Hachisu et al.6 first reported the use of hemoclips in 1989. There are several clips available in the market including the Quick clips by Olympus (Tokyo, Japan), Resolution clip (Boston Scientific Co., Natick, MA, USA), the three pronged triclip and recently a large Instinct clip (Cook Medical Inc., Winston-Salem, NC, USA). The largest clip opens to 18 mm in width. An ideal clip should be strong enough to grip into tissue firmly for approximation, able to open and close before its final deployment and have good torque control for its optimal orientation and positioning. The use of hemoclips in a side-viewing endoscope is often a problem. There have been few comparative studies on different types of clips. In a randomized study of 100 patients, triclips were compared to hemoclips in securing ulcer hemostasis. Initial hemostasis was higher with the use of hemoclips (94% vs. 76%).7 The jaws in the three pronged designs are often not strong enough in fibrotic ulcers. The trial reinforces our impression that one of the key elements to successful hemostasis is the strength of the jaws. A larger amount of captured tissue is often desirable.
An over-the-scope clip (Ovesco Endoscopy, Tübingen, Germany) is being marketed for use in closure of GI defects and tissue approximation. A nitinol clip is pre-mounted on a cap which is then attached to the tip of an endoscope. Tissue is drawn into the cap either by suction, or by the use of a specially designed twin grasper for tissue approximation or an anchor. The design captures a large amount of tissue and is more secure than other clips in experimental setting. The system is being used in complex GI bleeding.8 A single clip suffices for most circumstances and therefore the procedure is shorter when compared to multiple applications of hemoclips.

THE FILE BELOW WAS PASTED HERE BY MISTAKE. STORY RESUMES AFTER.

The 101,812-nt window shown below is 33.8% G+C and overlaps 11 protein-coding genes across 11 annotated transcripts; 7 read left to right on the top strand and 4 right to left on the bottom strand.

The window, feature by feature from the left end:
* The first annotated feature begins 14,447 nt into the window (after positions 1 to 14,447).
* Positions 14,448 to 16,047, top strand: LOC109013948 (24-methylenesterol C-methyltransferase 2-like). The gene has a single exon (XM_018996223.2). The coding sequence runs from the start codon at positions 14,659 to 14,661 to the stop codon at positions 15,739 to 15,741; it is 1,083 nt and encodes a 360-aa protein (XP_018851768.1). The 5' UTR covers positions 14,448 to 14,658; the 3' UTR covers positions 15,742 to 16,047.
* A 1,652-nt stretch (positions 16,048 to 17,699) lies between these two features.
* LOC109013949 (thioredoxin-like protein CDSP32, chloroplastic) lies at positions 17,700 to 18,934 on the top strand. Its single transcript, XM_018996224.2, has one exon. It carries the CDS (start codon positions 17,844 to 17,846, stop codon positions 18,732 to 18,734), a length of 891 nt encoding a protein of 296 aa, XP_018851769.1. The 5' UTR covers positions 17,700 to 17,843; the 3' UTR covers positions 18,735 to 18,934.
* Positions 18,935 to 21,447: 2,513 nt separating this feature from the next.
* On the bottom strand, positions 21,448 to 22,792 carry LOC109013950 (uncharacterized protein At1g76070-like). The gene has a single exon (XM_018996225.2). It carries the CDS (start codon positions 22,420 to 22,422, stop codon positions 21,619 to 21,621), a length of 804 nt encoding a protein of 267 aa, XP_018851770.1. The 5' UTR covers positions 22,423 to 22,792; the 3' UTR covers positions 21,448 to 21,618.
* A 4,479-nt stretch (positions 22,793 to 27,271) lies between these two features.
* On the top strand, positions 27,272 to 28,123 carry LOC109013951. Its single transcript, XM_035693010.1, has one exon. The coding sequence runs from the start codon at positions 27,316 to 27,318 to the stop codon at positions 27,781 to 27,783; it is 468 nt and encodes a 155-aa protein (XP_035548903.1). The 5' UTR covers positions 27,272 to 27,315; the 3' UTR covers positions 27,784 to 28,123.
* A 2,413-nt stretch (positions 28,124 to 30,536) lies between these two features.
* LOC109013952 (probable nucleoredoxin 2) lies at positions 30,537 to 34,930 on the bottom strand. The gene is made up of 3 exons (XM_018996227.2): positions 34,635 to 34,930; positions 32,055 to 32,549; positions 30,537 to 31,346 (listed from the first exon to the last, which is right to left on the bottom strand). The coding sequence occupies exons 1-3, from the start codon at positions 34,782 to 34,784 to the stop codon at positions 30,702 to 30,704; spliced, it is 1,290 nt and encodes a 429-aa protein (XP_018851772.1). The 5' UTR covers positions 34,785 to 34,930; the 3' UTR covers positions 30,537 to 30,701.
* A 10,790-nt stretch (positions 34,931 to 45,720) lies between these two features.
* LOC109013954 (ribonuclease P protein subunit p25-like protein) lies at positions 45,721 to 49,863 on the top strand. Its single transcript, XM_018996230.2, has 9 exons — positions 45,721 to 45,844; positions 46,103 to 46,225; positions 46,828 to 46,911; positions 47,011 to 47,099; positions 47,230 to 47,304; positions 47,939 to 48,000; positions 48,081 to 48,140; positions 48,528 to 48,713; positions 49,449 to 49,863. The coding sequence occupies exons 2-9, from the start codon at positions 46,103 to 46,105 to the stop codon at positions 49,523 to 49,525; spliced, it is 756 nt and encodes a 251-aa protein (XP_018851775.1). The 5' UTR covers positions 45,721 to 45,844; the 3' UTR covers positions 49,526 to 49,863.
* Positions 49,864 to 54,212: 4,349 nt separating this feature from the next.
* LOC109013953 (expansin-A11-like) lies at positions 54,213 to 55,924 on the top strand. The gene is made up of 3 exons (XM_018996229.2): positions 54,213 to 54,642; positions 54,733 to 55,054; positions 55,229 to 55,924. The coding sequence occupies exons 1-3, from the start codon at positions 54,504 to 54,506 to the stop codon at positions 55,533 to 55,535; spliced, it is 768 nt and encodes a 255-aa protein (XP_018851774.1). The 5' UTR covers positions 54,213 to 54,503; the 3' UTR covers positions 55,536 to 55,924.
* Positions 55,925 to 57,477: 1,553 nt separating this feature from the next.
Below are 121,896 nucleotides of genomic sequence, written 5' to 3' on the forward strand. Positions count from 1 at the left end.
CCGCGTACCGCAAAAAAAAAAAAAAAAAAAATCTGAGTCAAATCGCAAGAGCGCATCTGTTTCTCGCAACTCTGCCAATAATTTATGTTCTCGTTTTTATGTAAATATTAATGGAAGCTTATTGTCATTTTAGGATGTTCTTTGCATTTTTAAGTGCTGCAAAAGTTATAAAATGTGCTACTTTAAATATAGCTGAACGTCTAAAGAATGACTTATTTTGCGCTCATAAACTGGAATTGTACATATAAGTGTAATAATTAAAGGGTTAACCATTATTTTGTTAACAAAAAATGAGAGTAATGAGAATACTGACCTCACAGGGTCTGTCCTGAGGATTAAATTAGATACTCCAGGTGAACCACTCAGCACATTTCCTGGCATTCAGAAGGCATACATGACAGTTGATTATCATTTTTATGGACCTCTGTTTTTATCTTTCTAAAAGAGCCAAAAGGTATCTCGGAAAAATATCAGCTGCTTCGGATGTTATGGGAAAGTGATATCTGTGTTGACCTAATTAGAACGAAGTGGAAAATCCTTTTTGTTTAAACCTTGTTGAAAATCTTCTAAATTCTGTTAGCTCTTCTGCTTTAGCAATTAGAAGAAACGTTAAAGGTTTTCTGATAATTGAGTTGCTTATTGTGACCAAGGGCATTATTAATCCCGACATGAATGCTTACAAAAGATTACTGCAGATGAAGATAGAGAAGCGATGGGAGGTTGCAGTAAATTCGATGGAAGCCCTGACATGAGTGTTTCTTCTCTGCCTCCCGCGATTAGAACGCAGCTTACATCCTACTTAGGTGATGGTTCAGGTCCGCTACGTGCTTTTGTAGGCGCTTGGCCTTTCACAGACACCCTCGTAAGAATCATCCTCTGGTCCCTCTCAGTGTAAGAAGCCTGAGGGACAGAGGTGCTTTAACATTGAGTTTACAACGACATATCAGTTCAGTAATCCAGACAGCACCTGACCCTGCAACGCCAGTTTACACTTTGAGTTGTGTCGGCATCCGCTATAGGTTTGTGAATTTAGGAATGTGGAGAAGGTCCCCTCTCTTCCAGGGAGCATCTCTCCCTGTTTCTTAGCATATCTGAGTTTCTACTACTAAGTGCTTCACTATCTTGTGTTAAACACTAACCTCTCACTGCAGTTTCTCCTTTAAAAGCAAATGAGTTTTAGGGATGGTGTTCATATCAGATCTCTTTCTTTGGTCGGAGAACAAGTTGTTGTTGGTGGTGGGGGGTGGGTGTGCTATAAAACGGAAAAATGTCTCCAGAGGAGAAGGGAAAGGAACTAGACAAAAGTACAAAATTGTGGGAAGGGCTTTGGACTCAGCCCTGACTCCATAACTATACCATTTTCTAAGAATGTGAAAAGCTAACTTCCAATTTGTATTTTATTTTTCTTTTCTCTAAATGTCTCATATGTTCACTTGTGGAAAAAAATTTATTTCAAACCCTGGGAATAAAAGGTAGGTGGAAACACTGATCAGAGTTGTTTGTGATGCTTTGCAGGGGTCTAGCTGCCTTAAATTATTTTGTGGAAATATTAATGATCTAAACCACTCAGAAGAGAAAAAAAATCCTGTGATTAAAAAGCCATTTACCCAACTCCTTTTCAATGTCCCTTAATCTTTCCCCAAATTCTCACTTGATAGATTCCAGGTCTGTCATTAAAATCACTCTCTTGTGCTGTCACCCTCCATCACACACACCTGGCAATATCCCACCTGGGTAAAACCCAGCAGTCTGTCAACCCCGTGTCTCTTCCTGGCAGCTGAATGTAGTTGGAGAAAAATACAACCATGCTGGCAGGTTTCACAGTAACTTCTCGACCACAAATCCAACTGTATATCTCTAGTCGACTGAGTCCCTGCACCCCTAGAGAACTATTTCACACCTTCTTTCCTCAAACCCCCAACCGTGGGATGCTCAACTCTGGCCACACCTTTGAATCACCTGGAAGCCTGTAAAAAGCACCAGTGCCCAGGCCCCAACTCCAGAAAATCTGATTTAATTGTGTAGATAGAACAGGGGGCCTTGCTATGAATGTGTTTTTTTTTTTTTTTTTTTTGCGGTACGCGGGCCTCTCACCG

Endoscopic suturing

Endoscopic suturing is close to a stitch applied during surgery. It is arguably the most secure form of hemostasis. An endoscopic suturing system Eagle Claw (Olympus) was developed and bench tested first in an Erlangen model and then a live porcine model of bleeding ulcer from an artery of >2 mm in size. In survival heparinized pig models, the device was effective in stopping major bleeding.9,10 Its earlier version required extra-corporeal knots being tied and pushed into place by a knotting cap. Based on a similar concept, an endoscopic suturing system Overstitch (Appollo Endosurgery Inc., Austin, TX, USA) is being marketed for use in endoscopic tissue approximation. The system has a curve needle with a detachable tip that carries either a 2.0 or 3.0 suture. The curve needle is driven through mucosa. Its tip is then detached and needle exits through mucosa. The suture is 'tied' down using a cinching device. With multiple needle passes, the system is capable of deploying multiple running and interrupted stitches with a single insertion of an endoscope. A clinical trial to evaluate its use in patients with bleeding peptic ulcers is being planned (Fig. 3).